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What Makes Good Photography Website Design?

Sunday 12th September 2010

Photography has really boomed over the past decade or so. With cameras becoming more affordable and ubiquitous, and technology for printing and editing digital photography becoming more mainstream, there are a greater numbers of people involved in the world of photography. 
 
It goes without saying that many people take to photography for the enjoyment of capturing a great moment, or the lasting pleasure of making a great picture, but there are also many people who make a living from being a good photographer. The market for photographers is a tough one, with lots of competition, so it's important that you make every effort to stand out and showcase your work in the best way possible. 
 
As many consumers of photography look online to find existing images that they like, or for photographers that they can commission to document an event or create a family portrait and so on, it's important not only for photographers to have their own photography website, but to be aware of, and make use of good photography website design. 
 
We thought it would be useful to have a quick run down of what makes or breaks a photography website, and how subtle design points can be the difference between a winning photography website and one that gains little attention.
 
1) Strong, clean design is key. The website design should be solid and not too fussy. People visiting the website are interested in the merits of the photographs shown, not how fancy the logo on the website is or how many different image transitions there are. Keep it simple and keep people interested in what matters - the photographs themselves.
 
2) The site should be bold. Don't be afraid to make a statement. Have a bold typeface for your menu so that people can navigate to areas of interest easily and work with strong colours. Depending on your photographs you may be able to identify a strong colour that really works for you. Otherwise, it's well documented that a solid black background works very well for photographs, making bright colours pop and allowing the visitors eye to be drawn directly to the images.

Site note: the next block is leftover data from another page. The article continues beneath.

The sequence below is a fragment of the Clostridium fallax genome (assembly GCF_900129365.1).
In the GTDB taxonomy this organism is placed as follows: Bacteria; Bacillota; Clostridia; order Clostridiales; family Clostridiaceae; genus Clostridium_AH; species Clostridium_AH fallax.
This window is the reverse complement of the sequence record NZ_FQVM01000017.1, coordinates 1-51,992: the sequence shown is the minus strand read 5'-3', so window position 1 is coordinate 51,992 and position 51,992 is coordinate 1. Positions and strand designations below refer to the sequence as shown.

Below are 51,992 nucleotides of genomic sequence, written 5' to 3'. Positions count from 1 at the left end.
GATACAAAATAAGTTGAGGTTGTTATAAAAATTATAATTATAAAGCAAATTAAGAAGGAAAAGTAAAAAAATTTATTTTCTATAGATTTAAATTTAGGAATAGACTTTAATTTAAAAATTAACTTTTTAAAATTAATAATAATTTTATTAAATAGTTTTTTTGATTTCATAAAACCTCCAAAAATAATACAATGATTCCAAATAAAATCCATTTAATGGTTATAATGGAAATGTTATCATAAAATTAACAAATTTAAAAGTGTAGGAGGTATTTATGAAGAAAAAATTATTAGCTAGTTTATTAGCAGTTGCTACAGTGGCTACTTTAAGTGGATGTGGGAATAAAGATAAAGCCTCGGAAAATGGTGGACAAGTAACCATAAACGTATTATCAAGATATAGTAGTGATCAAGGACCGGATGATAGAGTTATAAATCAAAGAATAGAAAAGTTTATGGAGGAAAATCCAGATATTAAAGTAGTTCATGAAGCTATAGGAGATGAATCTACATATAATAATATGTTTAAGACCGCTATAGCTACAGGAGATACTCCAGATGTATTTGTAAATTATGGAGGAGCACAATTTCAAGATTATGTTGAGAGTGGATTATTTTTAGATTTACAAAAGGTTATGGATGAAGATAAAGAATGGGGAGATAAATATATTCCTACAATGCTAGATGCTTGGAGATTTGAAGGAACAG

3) Have a structured layout. There's nothing worse that looking at a seriously disorganised portfolio of images. Aim to keep your images the same size when visitors are looking at them in a catalogue or list view. You can always go all out when the photograph is viewed in more detail, but for the sake of having a polished and professional look - keep your portfolio page design structured and cohesive. 
 
4) High quality, focused images. Regardless of the overall photography website design, you have to make sure that your images are as clear as they can be, and a good size for anybody viewing the site. Your images are the central focus of the site, and will be integral to your success. People expect high quality, and will move on to other websites if they don't find it on yours.
 
5) Be organised. It's a well known fact that people can only absorb a certain amount of information in one go and online that amount is very very small. People tend to browse and skim pages, rather than taking a really in-depth look. Only when they come across something that stands out or interests them will they investigate further. Make things easier for site visitors by keeping your photography website well organised. If you specialise in a few different areas - maybe you do portraits and wedding photography  - have these categorised and separated so that anyone browsing the site can quickly filter down to just the things that they are interested in. 
 
No matter what the subject of the photography, it pays to take notice of photography website design and consider the impact that it has on the viewer. If you want your website to do well and perform the function of helping you to sell your work then it is definitely worth spending that little extra time to get it right. 

Posted on September 12th 2010 on 12:19pm
Labels: photography

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